This past week, the mystery of Wallace’s Giant Bee unfolded a little bit further when it once again appeared in the most unlikely of places: the online bidding site eBay. It appears that an insect seller happened upon one while looking for other species within its native range. At the completion of the auction, the very rare specimen sold for just over $9,000 US. At one point during the bidding process, the price rose as high as $39,000 US until a lower bidder dropped out and the high-bidder—a private collector and eventual winner—dropped their own bid down to $9,000. In a situation such as this, it is easy to blame the collector and seller, but it seems that both parties were within their legal rights.
The sale of this specimen will undoubtedly mark a new chapter in bee conservation, and will likely present new challenges. Many entomologists and bee conservationists have concerns about the emergence of a niche market for M. pluto, a vulnerable, IUCN red-listed wild bee species with an extremely narrow distribution range and high ecological specialization urgently requiring conservation actions. The Nagoya Protocol on Access and Benefit-sharing forbids museums to buy such specimens, even if they were to be secured for scientific study and public awareness raising campaigns at a given natural history museum. The online sale of Wallace’s Giant Bee was also presumably considered “legal” since selling specimens is only forbidden for species listed by the CITES (Convention on International Trade in Endangered Species of Wild Fauna and Flora), an international agreement between governments aiming to ensure that international trade in specimens of wild animals and plants does not threaten their survival.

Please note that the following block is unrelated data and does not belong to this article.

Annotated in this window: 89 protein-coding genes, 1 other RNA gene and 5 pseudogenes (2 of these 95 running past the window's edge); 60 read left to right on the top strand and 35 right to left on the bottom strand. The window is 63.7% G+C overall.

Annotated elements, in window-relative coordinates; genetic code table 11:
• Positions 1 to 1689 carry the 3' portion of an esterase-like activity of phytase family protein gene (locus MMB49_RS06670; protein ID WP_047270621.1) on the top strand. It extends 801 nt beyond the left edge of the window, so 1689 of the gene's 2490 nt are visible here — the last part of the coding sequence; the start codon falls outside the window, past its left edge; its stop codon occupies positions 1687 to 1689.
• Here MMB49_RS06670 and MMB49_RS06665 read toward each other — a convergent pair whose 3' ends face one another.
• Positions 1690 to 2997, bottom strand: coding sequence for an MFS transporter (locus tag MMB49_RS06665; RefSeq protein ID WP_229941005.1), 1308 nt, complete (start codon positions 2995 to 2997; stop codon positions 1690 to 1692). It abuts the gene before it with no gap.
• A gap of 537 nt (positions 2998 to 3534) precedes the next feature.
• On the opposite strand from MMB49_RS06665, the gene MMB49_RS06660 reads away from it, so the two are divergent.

Without any kind of legal protection, both for the species and its habitat, will this amazing product of evolution soon become the most sought after darling of the insect collecting community? In a part of the world where it can be challenging to make ends meet, a financial opportunity of this magnitude may be impossible for some to ignore.
This past week many mourned the death of the last male white rhino in existence. Even under the constant care of armed guards who protected him from poachers seeking rhino horn for snake-oil medicine, its eventual end came from natural causes. With only two remaining females the White Rhino’s future is bleak. However, this isn’t an isolated incident. Since my youngest son was born the world’s seven sub-species of rhino have dwindled to only three. I fear that extinction has become just another extreme news event that is now so commonplace that it can easily be ignored.
If we can’t save a rhino what chance does an insect have? That is a question that I don’t have the answer to. What I fear is that this moment—this seemingly innocuous auctioning of a single specimen—has the potential to become a pivot point toward extinction for yet another extraordinary creature. Laws for protecting a species are important, and I would personally like to see Wallace’s Giant Bee receive protection through CITES, but ultimately, we all have to decide what kind of world we want to live in. It is up to us to choose whether it will be one in which we can experience nature firsthand or solely through stories of a mythological time in which Carolina Parakeets barreled through snowstorms, White Rhinos lumbered across the savannah, and a bee bigger than all the rest still filled the air with the thrum of its mighty wings.
Photograph of a specimen of Wallace’s Giant Bee © NJ Vereecken